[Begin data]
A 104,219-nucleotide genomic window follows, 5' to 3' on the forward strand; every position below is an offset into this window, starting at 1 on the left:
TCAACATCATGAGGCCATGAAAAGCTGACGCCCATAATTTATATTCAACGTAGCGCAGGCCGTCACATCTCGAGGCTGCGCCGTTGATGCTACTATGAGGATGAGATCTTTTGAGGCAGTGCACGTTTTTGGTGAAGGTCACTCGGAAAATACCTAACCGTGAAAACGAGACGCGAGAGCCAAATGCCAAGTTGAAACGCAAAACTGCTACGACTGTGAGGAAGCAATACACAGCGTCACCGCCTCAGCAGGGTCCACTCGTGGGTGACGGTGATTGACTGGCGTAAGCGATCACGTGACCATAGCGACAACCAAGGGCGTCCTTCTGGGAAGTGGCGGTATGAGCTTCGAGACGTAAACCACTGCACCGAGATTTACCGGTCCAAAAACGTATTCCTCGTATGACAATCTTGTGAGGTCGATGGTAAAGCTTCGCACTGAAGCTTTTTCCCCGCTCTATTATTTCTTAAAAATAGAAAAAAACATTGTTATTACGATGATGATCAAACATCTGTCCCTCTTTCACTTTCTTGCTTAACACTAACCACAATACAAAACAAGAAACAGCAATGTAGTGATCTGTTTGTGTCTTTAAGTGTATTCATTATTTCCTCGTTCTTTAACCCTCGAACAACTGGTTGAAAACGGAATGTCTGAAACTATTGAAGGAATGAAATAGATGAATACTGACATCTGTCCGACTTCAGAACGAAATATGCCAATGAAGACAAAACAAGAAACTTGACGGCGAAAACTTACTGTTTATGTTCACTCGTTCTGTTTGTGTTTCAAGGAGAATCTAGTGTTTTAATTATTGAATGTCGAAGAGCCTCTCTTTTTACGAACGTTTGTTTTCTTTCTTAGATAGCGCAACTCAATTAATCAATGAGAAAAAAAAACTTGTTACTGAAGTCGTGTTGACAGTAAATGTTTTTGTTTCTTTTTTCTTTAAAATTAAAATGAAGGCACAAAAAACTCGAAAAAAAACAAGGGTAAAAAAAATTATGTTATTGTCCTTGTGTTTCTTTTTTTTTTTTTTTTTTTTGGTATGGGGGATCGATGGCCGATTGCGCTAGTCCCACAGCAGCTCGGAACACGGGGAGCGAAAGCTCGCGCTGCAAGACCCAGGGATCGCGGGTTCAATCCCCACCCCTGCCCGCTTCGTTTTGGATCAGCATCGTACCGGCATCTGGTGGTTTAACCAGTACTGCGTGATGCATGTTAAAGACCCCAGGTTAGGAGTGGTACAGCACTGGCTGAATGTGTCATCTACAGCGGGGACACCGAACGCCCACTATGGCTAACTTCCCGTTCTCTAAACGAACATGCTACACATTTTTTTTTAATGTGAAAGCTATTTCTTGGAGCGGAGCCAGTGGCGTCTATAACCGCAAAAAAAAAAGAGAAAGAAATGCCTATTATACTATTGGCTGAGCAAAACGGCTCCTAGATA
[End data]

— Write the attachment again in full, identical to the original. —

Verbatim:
A 104,219-nucleotide genomic window follows, 5' to 3' on the forward strand; every position below is an offset into this window, starting at 1 on the left:
TCAACATCATGAGGCCATGAAAAGCTGACGCCCATAATTTATATTCAACGTAGCGCAGGCCGTCACATCTCGAGGCTGCGCCGTTGATGCTACTATGAGGATGAGATCTTTTGAGGCAGTGCACGTTTTTGGTGAAGGTCACTCGGAAAATACCTAACCGTGAAAACGAGACGCGAGAGCCAAATGCCAAGTTGAAACGCAAAACTGCTACGACTGTGAGGAAGCAATACACAGCGTCACCGCCTCAGCAGGGTCCACTCGTGGGTGACGGTGATTGACTGGCGTAAGCGATCACGTGACCATAGCGACAACCAAGGGCGTCCTTCTGGGAAGTGGCGGTATGAGCTTCGAGACGTAAACCACTGCACCGAGATTTACCGGTCCAAAAACGTATTCCTCGTATGACAATCTTGTGAGGTCGATGGTAAAGCTTCGCACTGAAGCTTTTTCCCCGCTCTATTATTTCTTAAAAATAGAAAAAAACATTGTTATTACGATGATGATCAAACATCTGTCCCTCTTTCACTTTCTTGCTTAACACTAACCACAATACAAAACAAGAAACAGCAATGTAGTGATCTGTTTGTGTCTTTAAGTGTATTCATTATTTCCTCGTTCTTTAACCCTCGAACAACTGGTTGAAAACGGAATGTCTGAAACTATTGAAGGAATGAAATAGATGAATACTGACATCTGTCCGACTTCAGAACGAAATATGCCAATGAAGACAAAACAAGAAACTTGACGGCGAAAACTTACTGTTTATGTTCACTCGTTCTGTTTGTGTTTCAAGGAGAATCTAGTGTTTTAATTATTGAATGTCGAAGAGCCTCTCTTTTTACGAACGTTTGTTTTCTTTCTTAGATAGCGCAACTCAATTAATCAATGAGAAAAAAAAACTTGTTACTGAAGTCGTGTTGACAGTAAATGTTTTTGTTTCTTTTTTCTTTAAAATTAAAATGAAGGCACAAAAAACTCGAAAAAAAACAAGGGTAAAAAAAATTATGTTATTGTCCTTGTGTTTCTTTTTTTTTTTTTTTTTTTTGGTATGGGGGATCGATGGCCGATTGCGCTAGTCCCACAGCAGCTCGGAACACGGGGAGCGAAAGCTCGCGCTGCAAGACCCAGGGATCGCGGGTTCAATCCCCACCCCTGCCCGCTTCGTTTTGGATCAGCATCGTACCGGCATCTGGTGGTTTAACCAGTACTGCGTGATGCATGTTAAAGACCCCAGGTTAGGAGTGGTACAGCACTGGCTGAATGTGTCATCTACAGCGGGGACACCGAACGCCCACTATGGCTAACTTCCCGTTCTCTAAACGAACATGCTACACATTTTTTTTTAATGTGAAAGCTATTTCTTGGAGCGGAGCCAGTGGCGTCTATAACCGCAAAAAAAAAAGAGAAAGAAATGCCTATTATACTATTGGCTGAGCAAAACGGCTCCTAGATA